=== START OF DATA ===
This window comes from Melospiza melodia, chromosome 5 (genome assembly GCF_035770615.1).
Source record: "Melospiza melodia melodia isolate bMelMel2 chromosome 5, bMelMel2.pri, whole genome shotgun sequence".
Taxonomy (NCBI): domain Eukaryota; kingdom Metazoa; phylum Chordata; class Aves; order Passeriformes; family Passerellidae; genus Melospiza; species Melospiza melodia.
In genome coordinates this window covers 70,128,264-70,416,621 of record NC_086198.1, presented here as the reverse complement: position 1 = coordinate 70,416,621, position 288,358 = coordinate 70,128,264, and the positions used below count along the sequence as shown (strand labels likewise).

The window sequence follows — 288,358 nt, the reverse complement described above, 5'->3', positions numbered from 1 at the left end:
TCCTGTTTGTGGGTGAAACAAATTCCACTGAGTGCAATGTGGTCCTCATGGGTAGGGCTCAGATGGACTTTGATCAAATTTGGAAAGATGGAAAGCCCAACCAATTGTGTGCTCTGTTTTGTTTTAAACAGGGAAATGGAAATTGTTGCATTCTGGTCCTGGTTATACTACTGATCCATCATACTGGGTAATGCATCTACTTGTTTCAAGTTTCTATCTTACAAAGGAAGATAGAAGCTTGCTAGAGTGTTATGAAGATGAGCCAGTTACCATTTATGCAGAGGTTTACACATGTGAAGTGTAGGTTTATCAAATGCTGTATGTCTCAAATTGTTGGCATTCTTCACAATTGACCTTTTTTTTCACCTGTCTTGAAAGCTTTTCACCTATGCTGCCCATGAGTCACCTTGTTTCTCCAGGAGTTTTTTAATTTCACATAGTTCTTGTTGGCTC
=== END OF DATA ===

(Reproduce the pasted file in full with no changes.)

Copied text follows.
This window comes from Melospiza melodia, chromosome 5 (genome assembly GCF_035770615.1).
Source record: "Melospiza melodia melodia isolate bMelMel2 chromosome 5, bMelMel2.pri, whole genome shotgun sequence".
Taxonomy (NCBI): domain Eukaryota; kingdom Metazoa; phylum Chordata; class Aves; order Passeriformes; family Passerellidae; genus Melospiza; species Melospiza melodia.
In genome coordinates this window covers 70,128,264-70,416,621 of record NC_086198.1, presented here as the reverse complement: position 1 = coordinate 70,416,621, position 288,358 = coordinate 70,128,264, and the positions used below count along the sequence as shown (strand labels likewise).

The window sequence follows — 288,358 nt, the reverse complement described above, 5'->3', positions numbered from 1 at the left end:
TCCTGTTTGTGGGTGAAACAAATTCCACTGAGTGCAATGTGGTCCTCATGGGTAGGGCTCAGATGGACTTTGATCAAATTTGGAAAGATGGAAAGCCCAACCAATTGTGTGCTCTGTTTTGTTTTAAACAGGGAAATGGAAATTGTTGCATTCTGGTCCTGGTTATACTACTGATCCATCATACTGGGTAATGCATCTACTTGTTTCAAGTTTCTATCTTACAAAGGAAGATAGAAGCTTGCTAGAGTGTTATGAAGATGAGCCAGTTACCATTTATGCAGAGGTTTACACATGTGAAGTGTAGGTTTATCAAATGCTGTATGTCTCAAATTGTTGGCATTCTTCACAATTGACCTTTTTTTTCACCTGTCTTGAAAGCTTTTCACCTATGCTGCCCATGAGTCACCTTGTTTCTCCAGGAGTTTTTTAATTTCACATAGTTCTTGTTGGCTC